Chuck Norris Needed A Push From Steve McQueen To Even Consider A Career In Acting

There was a time in the mid-to-late 2000's when Chuck Norris was simply the most unavoidable man on the entire internet. He was the subject of a ubiquitous running joke where the conceit was that Chuck Norris was the coolest and best man in the world. Lines like "Once a cobra bit Chuck Norris' leg; after five days of excruciating pain, the cobra died," are still popular among the segment of the population who still use the internet like it's 2009, making jokes about loving epic bacon to this very day.

One can assume that, because of this foundational meme, there's a segment of the younger population today who actually have no idea that Chuck Norris is an actor. Or, even if they know that, even fewer know that he was a martial arts champion who went on to become an actor later in life. There's a reason Chuck Norris became the internet avatar of coolness; this is an objectively extremely cool career path. He honed his martial arts skills as a member of the Air Force on a base in South Korea, and went on to star in some of the best and dumbest action movies produced all around the world, even earning a spot in the proverbial Action Movie All-Star Game that was "The Expendables" franchise.

Of course, the origin of Norris' acting career is a fittingly cool story in itself, involving receiving advice from another of the Mount Rushmore of cool actors, Steve McQueen. He didn't become the man, the myth, the legend, overnight.

A worthy fighter

An important thing to remember is just how skilled a martial artist Chuck Norris was. His real life feats don't quite reach the levels his meme may suggest, but Norris was one of the best in the world at what he did. He was not only a world karate champion, a title he held and defended for six years, but an expert in many different fighting styles, including tang soo do, taekwondo, judo, and jiu jitsu. He even developed a fighting style of his own, chun kuk do, or as it's sometimes known, "the Chuck Norris System." Needless to say, Norris was extremely respected as both a fighter and a trainer.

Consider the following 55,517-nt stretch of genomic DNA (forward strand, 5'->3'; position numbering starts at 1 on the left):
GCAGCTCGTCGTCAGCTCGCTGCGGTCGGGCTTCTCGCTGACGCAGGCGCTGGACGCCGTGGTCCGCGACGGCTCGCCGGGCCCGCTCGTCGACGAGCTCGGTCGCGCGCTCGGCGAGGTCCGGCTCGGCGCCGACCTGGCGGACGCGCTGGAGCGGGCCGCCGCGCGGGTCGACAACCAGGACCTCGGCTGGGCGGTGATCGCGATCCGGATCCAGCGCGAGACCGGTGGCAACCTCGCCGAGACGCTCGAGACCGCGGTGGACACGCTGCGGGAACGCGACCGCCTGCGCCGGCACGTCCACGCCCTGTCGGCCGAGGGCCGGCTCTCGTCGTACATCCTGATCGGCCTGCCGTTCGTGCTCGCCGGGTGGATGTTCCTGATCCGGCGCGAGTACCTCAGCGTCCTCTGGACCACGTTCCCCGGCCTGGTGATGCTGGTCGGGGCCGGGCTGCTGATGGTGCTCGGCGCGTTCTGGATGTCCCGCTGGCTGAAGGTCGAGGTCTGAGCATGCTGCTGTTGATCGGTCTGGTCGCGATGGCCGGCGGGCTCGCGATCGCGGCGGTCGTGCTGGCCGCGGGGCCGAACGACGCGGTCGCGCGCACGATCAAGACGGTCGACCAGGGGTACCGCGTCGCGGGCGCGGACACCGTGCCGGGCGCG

He was so respected, in fact, that when bonafide movie star Steve McQueen was looking to train in martial arts, he sought Norris out as his teacher. Norris, who was already a fan of McQueen's work, was happy to oblige, and the two became friends through their training. Norris had retired from in-ring competition years earlier, and he was becoming a bit complacent running his martial arts schools, which struggled a bit financially. McQueen suggested to Norris that he get into acting, despite Norris' complete lack of experience. At first, Norris was skeptical. 

"I had no experience, I'd never even done a high school play. And here I'm trying to jump into the acting field. If I looked at it in a negative way, I would have . . . given up," said Norris in a Los Angeles Times interview.

Making the jump

Norris experienced a bit of self-doubt (a more annoying writer would make a joke about it being ridiculous for Chuck Norris to experience any amount of self-doubt, but I'm better than that). But McQueen reminded him of the positive thinking mindset that Norris himself had touted for years. "From training myself over the years to think positively and to realize that if there was a will there was a way," said Norris in the same LA Times interview. "I was able to achieve success. And by thinking if I could project a certain image on the screen, maybe that would overcome my inability as an actor at this point in time."

Norris did just that. He was much more of an on-screen persona than a classical actor, taking on roles that were tailored to his real-life skillset and personality such as "martial artist" or "cool tough guy." While he struck some gold with an early role as a martial artist opposite Bruce Lee in "The Way of the Dragon," his acting career didn't take off immediately, with his first major film success being 1982's "Lone Wolf McQuade."

Norris went on to have great success as an action star, starring in countless films and the television series "Walker, Texas Ranger." Norris'  successful career can be credited to the advice of Steve McQueen and his willingness to take a shot in the dark at his lowest time financially. "When a door shuts in your life, that doesn't mean that a bigger door isn't going to open. That's what happened to me. If I hadn't lost my schools, I'd still be there teaching karate. But because I lost those schools I was forced to seek another avenue. And acting is a bigger door than karate," said Norris, a man now immortalized by not only his films, but cheesy internet jokes.